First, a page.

How tech industry reacted to Huawei’s foldable phone
Industry experts believe Huawei has landed the first blow in the battle of the foldable phones following the announcement of its Mate X.
Mobiles expert at uSwitch.com Ru Bhikha said that although the higher price of Huawei’s device may deter some, the greater array of technology in its phone gave it an advantage over Samsung’s Galaxy Fold.
“Following Samsung’s much hyped Galaxy Fold announcement on Wednesday, it seems that ‘foldables’ are the flavour of the season.
“Huawei, never backwards in coming forwards, is throwing its own hat into the ring with the launch of the Mate X, the world’s first foldable 5G phone,” he said.
“What separates Huawei’s newest release, however, is the addition of a 5G-ready modem – a feature that Samsung was reluctant to include so early in the development of this new technology.
“The Mate X also boasts a 4500 mAh battery with ‘Supercharge’ support, charging the device from 0% to 85% in just 30 minutes, catering to today’s media-heavy users.
“While the exclusivity of Samsung’s handset will ensure it peaks interest, the greater incorporation of foldable technology and 5G infrastructure in the Mate X will be what helps separate these two tech heavyweights – and could see Huawei land a telling early blow on what is likely to become one of the market’s key battlegrounds from now on.”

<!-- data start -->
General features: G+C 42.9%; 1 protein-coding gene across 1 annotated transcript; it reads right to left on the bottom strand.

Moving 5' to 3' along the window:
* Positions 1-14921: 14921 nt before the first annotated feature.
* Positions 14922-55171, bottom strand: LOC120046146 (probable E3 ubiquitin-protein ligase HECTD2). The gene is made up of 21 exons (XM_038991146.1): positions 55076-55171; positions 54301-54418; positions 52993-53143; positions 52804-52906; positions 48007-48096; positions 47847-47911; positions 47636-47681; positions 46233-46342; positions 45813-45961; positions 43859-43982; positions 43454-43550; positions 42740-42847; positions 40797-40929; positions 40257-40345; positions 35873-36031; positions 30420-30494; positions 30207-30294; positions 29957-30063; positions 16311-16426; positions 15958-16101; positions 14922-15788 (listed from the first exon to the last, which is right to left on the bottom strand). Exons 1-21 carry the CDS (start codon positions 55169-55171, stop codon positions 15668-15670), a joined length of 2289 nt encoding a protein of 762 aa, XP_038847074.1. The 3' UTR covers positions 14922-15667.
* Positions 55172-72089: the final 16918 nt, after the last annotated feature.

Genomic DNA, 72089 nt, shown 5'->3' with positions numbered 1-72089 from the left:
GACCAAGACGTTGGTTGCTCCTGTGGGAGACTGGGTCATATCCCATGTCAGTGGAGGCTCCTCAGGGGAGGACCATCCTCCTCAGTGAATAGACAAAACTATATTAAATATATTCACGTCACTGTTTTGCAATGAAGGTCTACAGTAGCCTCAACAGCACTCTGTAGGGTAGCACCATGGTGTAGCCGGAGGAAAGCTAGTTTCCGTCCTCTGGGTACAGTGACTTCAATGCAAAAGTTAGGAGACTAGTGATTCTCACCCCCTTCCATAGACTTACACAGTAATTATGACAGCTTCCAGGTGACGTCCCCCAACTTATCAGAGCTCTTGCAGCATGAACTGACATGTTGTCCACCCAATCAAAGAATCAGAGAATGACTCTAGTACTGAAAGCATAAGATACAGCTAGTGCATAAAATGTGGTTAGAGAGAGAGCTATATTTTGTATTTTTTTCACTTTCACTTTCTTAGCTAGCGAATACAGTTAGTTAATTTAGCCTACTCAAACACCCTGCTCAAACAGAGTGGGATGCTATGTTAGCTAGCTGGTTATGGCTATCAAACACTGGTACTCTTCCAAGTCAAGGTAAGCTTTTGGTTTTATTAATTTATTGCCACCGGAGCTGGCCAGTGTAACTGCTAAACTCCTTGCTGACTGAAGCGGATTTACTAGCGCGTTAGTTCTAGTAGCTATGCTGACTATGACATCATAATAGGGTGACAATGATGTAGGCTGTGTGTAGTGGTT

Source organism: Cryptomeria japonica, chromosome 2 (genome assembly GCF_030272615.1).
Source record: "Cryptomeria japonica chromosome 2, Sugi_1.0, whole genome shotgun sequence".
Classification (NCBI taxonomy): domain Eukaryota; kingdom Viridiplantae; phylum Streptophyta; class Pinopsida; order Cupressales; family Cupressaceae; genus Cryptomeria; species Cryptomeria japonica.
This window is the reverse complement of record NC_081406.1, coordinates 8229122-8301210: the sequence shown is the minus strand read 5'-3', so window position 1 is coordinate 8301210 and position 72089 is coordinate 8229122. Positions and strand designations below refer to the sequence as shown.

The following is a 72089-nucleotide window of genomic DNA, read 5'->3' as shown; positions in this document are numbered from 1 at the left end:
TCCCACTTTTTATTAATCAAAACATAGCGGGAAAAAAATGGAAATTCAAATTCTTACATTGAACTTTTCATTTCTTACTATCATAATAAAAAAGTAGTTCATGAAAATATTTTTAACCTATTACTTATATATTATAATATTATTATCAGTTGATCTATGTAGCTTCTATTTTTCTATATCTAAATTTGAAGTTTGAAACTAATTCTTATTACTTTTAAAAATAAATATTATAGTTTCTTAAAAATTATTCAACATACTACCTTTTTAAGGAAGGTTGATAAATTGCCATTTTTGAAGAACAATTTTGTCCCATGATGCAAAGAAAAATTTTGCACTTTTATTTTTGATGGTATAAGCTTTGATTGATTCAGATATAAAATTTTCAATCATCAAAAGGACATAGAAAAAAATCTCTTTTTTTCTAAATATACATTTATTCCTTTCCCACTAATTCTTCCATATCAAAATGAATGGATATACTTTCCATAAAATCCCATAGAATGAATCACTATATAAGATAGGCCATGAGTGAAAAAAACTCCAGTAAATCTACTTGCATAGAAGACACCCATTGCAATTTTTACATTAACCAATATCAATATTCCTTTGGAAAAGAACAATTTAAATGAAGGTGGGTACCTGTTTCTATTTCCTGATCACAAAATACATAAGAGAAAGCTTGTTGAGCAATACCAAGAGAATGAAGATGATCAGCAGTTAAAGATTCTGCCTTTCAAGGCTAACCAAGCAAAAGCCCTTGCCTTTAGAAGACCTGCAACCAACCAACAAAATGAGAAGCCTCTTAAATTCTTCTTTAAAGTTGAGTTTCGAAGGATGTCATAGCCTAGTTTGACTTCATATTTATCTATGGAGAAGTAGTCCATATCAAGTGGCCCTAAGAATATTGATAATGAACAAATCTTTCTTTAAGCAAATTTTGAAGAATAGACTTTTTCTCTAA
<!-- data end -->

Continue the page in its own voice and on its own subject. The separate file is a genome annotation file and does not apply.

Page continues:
Industry analyst Thomas Husson from Forrester agreed Huawei’s announcement was impressive, but the company still needed to improve further.
“Today, the announcement of the Mate X clearly shows that Huawei is a technology innovation leader. The new device has nothing to envy from Samsung’s latest Galaxy Fold announcement.
“That said, no matter how innovative and technology-advanced the new device is, it will take a lot more time for a critical mass of consumers to experience the benefits of foldable phones and 5G technology.
“For Huawei to get close to Samsung’s volumes this year, the company has to succeed the launch of its new P30 smartphone flagship device at the end of March, and to make sure it will create a brand halo effect on its entire phone portfolio.
“More importantly, it has to find its own brand voice to differentiate from Samsung and Apple and stop acting as a technology challenger, but instead activating new daily experiences for its consumers.”